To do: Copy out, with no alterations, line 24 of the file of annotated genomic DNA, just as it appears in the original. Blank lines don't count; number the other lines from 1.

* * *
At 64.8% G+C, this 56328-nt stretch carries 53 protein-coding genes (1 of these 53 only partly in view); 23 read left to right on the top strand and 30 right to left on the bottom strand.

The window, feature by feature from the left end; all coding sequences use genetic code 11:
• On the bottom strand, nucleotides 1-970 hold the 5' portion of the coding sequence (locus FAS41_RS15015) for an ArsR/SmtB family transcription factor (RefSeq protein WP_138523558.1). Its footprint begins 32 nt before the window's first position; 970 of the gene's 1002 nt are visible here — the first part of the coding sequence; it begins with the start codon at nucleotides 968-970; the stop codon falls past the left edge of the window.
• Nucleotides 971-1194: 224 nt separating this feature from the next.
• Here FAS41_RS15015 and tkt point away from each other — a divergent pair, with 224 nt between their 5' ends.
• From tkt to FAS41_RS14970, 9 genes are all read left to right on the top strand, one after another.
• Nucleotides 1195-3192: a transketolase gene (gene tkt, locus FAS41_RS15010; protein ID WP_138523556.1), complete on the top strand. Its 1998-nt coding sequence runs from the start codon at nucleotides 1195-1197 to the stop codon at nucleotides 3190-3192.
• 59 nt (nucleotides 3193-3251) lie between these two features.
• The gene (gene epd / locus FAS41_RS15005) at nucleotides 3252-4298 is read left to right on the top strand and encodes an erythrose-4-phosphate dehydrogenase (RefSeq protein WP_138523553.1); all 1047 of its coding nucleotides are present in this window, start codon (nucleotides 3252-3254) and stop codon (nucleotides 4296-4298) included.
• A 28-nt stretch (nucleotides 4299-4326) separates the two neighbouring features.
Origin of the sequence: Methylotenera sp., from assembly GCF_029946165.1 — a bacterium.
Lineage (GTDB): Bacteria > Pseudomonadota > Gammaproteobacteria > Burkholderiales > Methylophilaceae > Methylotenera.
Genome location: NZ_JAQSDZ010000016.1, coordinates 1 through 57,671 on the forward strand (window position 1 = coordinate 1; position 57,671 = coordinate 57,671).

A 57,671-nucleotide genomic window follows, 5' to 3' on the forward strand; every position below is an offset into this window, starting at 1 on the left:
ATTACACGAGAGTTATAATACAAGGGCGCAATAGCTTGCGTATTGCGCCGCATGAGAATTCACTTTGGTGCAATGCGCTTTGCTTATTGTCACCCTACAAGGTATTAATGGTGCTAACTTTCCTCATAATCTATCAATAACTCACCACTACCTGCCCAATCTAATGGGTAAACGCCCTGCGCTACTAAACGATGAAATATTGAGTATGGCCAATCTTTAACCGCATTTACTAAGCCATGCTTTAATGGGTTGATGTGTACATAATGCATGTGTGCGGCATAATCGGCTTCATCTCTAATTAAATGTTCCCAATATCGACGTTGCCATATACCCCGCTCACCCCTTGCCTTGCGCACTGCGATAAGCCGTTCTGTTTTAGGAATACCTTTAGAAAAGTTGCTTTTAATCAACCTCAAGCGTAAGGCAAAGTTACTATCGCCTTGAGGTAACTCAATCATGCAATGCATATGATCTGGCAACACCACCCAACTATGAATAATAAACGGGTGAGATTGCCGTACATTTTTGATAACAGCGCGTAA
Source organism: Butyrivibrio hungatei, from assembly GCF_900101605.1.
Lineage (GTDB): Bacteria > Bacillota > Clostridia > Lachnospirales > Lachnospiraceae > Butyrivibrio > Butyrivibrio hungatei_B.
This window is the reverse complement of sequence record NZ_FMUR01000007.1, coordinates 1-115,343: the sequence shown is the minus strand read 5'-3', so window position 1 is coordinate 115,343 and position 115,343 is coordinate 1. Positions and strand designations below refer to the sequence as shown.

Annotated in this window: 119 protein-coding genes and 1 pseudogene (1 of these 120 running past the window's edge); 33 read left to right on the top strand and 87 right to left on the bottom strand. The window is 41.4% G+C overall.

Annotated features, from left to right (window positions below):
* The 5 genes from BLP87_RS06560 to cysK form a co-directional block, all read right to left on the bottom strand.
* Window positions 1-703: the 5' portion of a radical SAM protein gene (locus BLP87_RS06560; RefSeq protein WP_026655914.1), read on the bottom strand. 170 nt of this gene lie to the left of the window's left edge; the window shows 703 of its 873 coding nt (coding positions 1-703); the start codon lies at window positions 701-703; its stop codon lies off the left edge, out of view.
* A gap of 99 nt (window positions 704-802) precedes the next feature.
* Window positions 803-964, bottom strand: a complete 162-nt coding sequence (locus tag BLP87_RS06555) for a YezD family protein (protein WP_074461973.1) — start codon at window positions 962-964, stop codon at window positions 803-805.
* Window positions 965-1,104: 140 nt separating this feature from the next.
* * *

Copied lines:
* Window positions 803-964, bottom strand: a complete 162-nt coding sequence (locus tag BLP87_RS06555) for a YezD family protein (protein WP_074461973.1) — start codon at window positions 962-964, stop codon at window positions 803-805.